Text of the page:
Price & options
The Precision 5750 is listed on Dell’s UK website as a Build Your Own (BYO) system that allows you to specify virtually every key component, from the processor, memory and storage, right down to the choice of battery and power supply.
Dell’s pricing seems to vary on an almost daily basis, but at the time of writing the entry-level BYO configuration was £2,319.71 (ex. VAT; £2,783.65 inc. VAT) with a quad-core Core i5-10400H processor, 16GB of RAM, a 256GB PCIe NVMe SSD and discrete Nvidia Quadro T2000 graphics with an FHD+ display.
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However, our review unit was a top-of-the-range configuration, equipped with an 8-core Core i9-10885H processor running at 2.4GHz (up to 5.3GHz with TurboBoost) along with 64GB of RAM and two 1TB PCIe NVMe SSDs. As mentioned, this model also opts for the touch-sensitive UHD+ (3840×2400) display, which is driven by a discrete Nvidia Quadro RTX 3000 GPU with 6GB of dedicated video RAM, for a total price of £4,454.96 (ex. VAT; £5,345.95 inc. VAT).
Customers in the US will pay $2,139 for an entry-level Core i5 configuration with integrated graphics only, and there are pre-configured Core i7-based systems with Quadro T2000 ($2,919) or Quadro RTX 3000 ($3,079) graphics. Our top-end Core i9-based review unit costs $4,799.97 in the US.
The Precision 5750 has the same RTX 3000 graphics card as the heavier Precision 7740 that we reviewed in January, although it benefits from a newer 10th-generation Core i9 processor. As a result it edges slightly ahead on processor performance in Geekbench 5, recording scores of 1,290 for single-core performance and 7,600 for multi-core, compared to 1,200 and 7,000 respectively, for the Precision 7740.
Graphics performance is very similar, though, with the Precision 5750 achieving 220fps with Cinebench R15, and 74.5fps on the more demanding Unigine Valley — only fractionally ahead of the Precision 7740 at 205fps (Cinebench R15) and 73fps (Unigine Valley).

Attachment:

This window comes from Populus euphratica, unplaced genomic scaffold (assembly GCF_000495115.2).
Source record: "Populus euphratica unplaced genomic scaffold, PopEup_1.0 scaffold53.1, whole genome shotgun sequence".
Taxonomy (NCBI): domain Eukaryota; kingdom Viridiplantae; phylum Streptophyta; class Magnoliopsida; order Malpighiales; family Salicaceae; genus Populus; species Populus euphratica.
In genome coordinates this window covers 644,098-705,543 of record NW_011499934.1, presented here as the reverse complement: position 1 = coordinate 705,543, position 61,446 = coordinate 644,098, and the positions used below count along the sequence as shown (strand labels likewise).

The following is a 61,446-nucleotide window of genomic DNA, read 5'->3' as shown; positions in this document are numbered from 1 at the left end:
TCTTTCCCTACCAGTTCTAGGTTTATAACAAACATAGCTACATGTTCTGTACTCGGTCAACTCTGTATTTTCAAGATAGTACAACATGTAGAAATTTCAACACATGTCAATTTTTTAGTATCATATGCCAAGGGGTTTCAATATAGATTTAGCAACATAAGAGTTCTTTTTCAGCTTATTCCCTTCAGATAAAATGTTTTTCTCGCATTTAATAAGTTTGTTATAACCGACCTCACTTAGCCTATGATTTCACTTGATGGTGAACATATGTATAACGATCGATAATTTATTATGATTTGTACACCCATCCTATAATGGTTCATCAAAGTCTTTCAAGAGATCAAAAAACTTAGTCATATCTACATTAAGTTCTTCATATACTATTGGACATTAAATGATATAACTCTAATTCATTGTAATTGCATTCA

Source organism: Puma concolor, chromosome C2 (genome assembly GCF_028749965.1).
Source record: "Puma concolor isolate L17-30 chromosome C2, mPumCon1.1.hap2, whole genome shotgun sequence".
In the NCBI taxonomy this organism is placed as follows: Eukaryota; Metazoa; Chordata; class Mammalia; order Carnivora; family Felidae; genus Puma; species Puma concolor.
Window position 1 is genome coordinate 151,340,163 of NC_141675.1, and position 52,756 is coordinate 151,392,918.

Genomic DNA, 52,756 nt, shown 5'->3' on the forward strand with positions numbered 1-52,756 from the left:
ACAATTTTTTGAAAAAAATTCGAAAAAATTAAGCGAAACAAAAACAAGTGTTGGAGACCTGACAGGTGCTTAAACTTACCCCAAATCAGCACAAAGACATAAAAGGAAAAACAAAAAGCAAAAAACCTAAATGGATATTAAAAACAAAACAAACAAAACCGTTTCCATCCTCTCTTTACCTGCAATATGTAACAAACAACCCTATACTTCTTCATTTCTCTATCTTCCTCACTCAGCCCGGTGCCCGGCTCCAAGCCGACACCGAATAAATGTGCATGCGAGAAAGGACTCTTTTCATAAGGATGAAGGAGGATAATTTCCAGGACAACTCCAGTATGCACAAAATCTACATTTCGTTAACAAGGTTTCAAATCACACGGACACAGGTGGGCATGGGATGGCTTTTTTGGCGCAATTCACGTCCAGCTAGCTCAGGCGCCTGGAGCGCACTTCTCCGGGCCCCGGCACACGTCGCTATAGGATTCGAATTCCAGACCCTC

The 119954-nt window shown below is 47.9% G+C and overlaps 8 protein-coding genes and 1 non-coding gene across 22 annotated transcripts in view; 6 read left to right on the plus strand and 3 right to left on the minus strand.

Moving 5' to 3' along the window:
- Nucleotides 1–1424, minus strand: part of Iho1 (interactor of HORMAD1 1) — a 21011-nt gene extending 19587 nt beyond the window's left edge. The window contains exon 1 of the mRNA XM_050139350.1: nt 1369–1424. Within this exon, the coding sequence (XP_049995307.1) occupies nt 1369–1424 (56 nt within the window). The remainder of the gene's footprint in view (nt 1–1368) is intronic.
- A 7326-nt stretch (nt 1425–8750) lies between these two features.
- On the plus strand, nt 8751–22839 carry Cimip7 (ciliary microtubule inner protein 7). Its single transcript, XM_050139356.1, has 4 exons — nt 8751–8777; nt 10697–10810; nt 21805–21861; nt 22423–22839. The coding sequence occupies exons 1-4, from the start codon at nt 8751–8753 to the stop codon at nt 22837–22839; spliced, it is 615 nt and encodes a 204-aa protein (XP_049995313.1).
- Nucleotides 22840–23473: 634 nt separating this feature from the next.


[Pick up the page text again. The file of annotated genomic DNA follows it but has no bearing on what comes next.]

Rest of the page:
However, there’s an area where the Precision 5750 significantly outguns its larger counterpart. Even when using its less power-hungry integrated graphics, the Precision 7740 could only manage 3 hours and 10 minutes of streaming video from its 6-cell 97Wh battery. In contrast, the integrated graphics of the Precision 5750 lasted for a more respectable 7 hours and 10 minutes with the same battery capacity. Admittedly, Apple’s 16-inch MacBook Pro outlasted both of its Dell rivals at just over 11 hours from a 100Wh battery, but its graphics performance was considerably weaker — 145fps in Cinebench R15 and 48.5fps in Unigine Valley.
Impressively, the Precision 5750 was almost silent during our tests. Even after repeatedly running the intensive Unigine Valley tests, it produced only a very low hum from its twin-fan cooling system, with just a mild feeling of warmth drifting up through the keyboard panel.
If weight and battery life aren’t particularly important, then the Precision 7740 will provide workstation performance at a slightly lower price. However, the Precision 5750 is considerably lighter and provides superior battery life, while offering a slight edge on performance. It’s no ultraportable, but if you need a laptop that can deliver genuine workstation-class graphics performance both on the desktop and on the road, then the Precision 5750 is hard to beat.